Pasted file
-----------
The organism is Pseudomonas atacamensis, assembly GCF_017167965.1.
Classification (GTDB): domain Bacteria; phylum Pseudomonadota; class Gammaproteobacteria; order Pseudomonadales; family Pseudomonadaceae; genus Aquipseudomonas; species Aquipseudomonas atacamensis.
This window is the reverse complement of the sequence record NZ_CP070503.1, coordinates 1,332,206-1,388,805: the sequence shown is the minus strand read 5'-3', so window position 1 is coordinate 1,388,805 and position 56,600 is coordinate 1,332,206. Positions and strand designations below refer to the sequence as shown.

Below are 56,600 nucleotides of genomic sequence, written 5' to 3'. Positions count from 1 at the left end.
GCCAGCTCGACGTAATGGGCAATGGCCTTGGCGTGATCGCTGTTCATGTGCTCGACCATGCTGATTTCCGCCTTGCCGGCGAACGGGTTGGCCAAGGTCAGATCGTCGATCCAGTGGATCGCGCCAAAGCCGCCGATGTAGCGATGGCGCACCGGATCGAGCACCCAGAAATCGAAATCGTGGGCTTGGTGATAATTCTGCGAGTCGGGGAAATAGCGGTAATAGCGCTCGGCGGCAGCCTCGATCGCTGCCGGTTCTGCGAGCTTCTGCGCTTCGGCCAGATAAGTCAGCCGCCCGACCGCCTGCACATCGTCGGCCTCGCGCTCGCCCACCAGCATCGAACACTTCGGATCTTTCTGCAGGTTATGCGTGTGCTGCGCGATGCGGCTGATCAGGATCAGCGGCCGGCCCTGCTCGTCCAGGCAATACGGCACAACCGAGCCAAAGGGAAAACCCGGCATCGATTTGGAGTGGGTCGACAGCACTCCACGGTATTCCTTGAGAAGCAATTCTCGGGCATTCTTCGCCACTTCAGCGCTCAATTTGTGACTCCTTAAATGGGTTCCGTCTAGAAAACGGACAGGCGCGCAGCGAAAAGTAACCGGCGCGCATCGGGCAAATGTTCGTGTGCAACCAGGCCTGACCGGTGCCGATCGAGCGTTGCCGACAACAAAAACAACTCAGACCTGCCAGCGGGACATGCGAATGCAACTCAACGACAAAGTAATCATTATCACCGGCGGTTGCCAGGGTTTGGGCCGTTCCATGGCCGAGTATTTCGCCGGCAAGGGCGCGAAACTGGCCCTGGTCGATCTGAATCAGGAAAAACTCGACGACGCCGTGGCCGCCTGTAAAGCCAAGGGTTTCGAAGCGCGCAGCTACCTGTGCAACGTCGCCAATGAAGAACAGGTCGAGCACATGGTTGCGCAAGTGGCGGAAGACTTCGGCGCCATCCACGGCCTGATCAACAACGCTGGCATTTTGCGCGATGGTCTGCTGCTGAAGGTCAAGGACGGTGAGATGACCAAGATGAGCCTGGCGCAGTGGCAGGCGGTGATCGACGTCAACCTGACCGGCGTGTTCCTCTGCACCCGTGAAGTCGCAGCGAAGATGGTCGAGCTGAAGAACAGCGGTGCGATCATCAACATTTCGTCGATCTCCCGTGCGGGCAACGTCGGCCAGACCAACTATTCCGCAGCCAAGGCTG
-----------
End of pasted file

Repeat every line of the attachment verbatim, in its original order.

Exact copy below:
The organism is Pseudomonas atacamensis, assembly GCF_017167965.1.
Classification (GTDB): domain Bacteria; phylum Pseudomonadota; class Gammaproteobacteria; order Pseudomonadales; family Pseudomonadaceae; genus Aquipseudomonas; species Aquipseudomonas atacamensis.
This window is the reverse complement of the sequence record NZ_CP070503.1, coordinates 1,332,206-1,388,805: the sequence shown is the minus strand read 5'-3', so window position 1 is coordinate 1,388,805 and position 56,600 is coordinate 1,332,206. Positions and strand designations below refer to the sequence as shown.

Below are 56,600 nucleotides of genomic sequence, written 5' to 3'. Positions count from 1 at the left end.
GCCAGCTCGACGTAATGGGCAATGGCCTTGGCGTGATCGCTGTTCATGTGCTCGACCATGCTGATTTCCGCCTTGCCGGCGAACGGGTTGGCCAAGGTCAGATCGTCGATCCAGTGGATCGCGCCAAAGCCGCCGATGTAGCGATGGCGCACCGGATCGAGCACCCAGAAATCGAAATCGTGGGCTTGGTGATAATTCTGCGAGTCGGGGAAATAGCGGTAATAGCGCTCGGCGGCAGCCTCGATCGCTGCCGGTTCTGCGAGCTTCTGCGCTTCGGCCAGATAAGTCAGCCGCCCGACCGCCTGCACATCGTCGGCCTCGCGCTCGCCCACCAGCATCGAACACTTCGGATCTTTCTGCAGGTTATGCGTGTGCTGCGCGATGCGGCTGATCAGGATCAGCGGCCGGCCCTGCTCGTCCAGGCAATACGGCACAACCGAGCCAAAGGGAAAACCCGGCATCGATTTGGAGTGGGTCGACAGCACTCCACGGTATTCCTTGAGAAGCAATTCTCGGGCATTCTTCGCCACTTCAGCGCTCAATTTGTGACTCCTTAAATGGGTTCCGTCTAGAAAACGGACAGGCGCGCAGCGAAAAGTAACCGGCGCGCATCGGGCAAATGTTCGTGTGCAACCAGGCCTGACCGGTGCCGATCGAGCGTTGCCGACAACAAAAACAACTCAGACCTGCCAGCGGGACATGCGAATGCAACTCAACGACAAAGTAATCATTATCACCGGCGGTTGCCAGGGTTTGGGCCGTTCCATGGCCGAGTATTTCGCCGGCAAGGGCGCGAAACTGGCCCTGGTCGATCTGAATCAGGAAAAACTCGACGACGCCGTGGCCGCCTGTAAAGCCAAGGGTTTCGAAGCGCGCAGCTACCTGTGCAACGTCGCCAATGAAGAACAGGTCGAGCACATGGTTGCGCAAGTGGCGGAAGACTTCGGCGCCATCCACGGCCTGATCAACAACGCTGGCATTTTGCGCGATGGTCTGCTGCTGAAGGTCAAGGACGGTGAGATGACCAAGATGAGCCTGGCGCAGTGGCAGGCGGTGATCGACGTCAACCTGACCGGCGTGTTCCTCTGCACCCGTGAAGTCGCAGCGAAGATGGTCGAGCTGAAGAACAGCGGTGCGATCATCAACATTTCGTCGATCTCCCGTGCGGGCAACGTCGGCCAGACCAACTATTCCGCAGCCAAGGCTG